Desperate for God? Why the word desperate? It’s so… extreme… intense… emotional. In American culture, “desperation” stirs up images of emotionally distressed individuals pleading with another to give over something craved. One is also struck with images of desperate poverty, hunger, or overwhelming hopelessness. Often such desperate ones are the butt of jokes, avoided in social settings, and seen as socially unstable. What good could possibly come from such a belittled disposition?
Despite these impressions of desperation, I will recast this attitude from the perspective of faith and show how it is actually critical to our renewing of faith and restoring of hope. Toward this end we will also need to shatter certain assumed beliefs which have perpetuated cycles of hopelessness in our lives. In particular, we will see that the notions of security and control are more illusion than reality. Life comes at us from a multitude of angles with virtually infinite twists and turns that could level us in a moment’s notice.
While we have learned to control aspects of our lives, we are, in fact, at the mercy of the unknown. When such unquestioned beliefs are threatened by the brutal storms of life, the pounding waters of disappointment, loss, tragedy, or disillusionment pour through our breaches and the rising tide of hopelessness soon overwhelms. While such times of desperation have a way of rocking us to our core and challenging many of our long-held beliefs, they can also awaken a new outlook on life… a view point of hope, if we allow them.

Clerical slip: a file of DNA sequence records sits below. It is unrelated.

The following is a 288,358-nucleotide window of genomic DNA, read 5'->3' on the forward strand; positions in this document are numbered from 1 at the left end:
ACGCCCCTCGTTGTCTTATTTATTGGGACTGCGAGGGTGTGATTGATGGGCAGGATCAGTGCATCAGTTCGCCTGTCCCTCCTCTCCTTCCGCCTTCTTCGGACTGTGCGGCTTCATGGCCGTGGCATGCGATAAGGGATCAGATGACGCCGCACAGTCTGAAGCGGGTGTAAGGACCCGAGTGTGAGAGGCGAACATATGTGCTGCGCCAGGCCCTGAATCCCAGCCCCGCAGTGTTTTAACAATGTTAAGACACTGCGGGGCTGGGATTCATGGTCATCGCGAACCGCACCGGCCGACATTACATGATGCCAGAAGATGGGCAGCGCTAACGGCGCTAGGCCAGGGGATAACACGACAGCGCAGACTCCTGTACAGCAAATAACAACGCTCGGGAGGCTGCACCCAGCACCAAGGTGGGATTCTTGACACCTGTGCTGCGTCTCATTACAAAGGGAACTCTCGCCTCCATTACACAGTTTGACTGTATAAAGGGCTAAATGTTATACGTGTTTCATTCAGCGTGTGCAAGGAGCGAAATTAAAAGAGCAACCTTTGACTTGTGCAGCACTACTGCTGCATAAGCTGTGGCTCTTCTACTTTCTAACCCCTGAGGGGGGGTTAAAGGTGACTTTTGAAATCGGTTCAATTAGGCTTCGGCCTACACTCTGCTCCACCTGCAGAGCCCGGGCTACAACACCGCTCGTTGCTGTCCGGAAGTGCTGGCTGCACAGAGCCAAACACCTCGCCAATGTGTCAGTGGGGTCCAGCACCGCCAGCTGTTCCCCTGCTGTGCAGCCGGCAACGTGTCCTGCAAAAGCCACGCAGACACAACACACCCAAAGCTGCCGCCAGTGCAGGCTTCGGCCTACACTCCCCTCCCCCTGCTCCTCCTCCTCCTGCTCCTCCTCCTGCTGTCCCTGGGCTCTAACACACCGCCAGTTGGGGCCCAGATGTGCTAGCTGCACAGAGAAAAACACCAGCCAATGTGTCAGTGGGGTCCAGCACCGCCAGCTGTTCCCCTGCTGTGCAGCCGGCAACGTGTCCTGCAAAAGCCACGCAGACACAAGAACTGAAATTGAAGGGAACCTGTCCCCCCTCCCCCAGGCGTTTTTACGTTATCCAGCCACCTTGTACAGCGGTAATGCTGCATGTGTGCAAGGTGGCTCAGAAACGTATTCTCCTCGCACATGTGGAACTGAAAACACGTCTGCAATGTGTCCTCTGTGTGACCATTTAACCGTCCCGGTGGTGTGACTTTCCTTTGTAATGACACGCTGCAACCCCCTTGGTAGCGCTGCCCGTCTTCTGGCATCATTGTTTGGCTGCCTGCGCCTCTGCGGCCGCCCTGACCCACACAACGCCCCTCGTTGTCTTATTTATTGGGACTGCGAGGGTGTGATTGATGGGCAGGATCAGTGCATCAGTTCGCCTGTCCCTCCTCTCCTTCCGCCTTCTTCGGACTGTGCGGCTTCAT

So, rather than apologize for the metaphor of desperation, I endorse it as an apt description of the human experience we call life on planet earth. Yet, the desperation I speak of is not one of hopelessness but of unspeakable hope if we can understand our desperate need for God. Instead of hopeless desperation, I propose holy desperation.
In short, holy desperation is an attitude of utter trust and dependency on God’s saving grace and undeserved mercy. Holy desperation is critical for finding the way beyond our disillusionment and discovering hope once again. So, right now in your dark night—however it may look—embrace this reality of holy desperation and begin learning how to hope once again.
For the next few months let us take a risk on hope—let us risk letting go of our negative suspicions of desperation and be open to seeing it anew. Let us be willing to honestly critique our undisputed notions of control and consider how they just might be perpetuating the very hopelessness we are seeking to avoid. Next week we begin looking at how desperation and suffering are integrally related to hope.
What Do You Think?
Do you struggle with the phrase “holy desperation”? What kind of images does it stir up in your mind?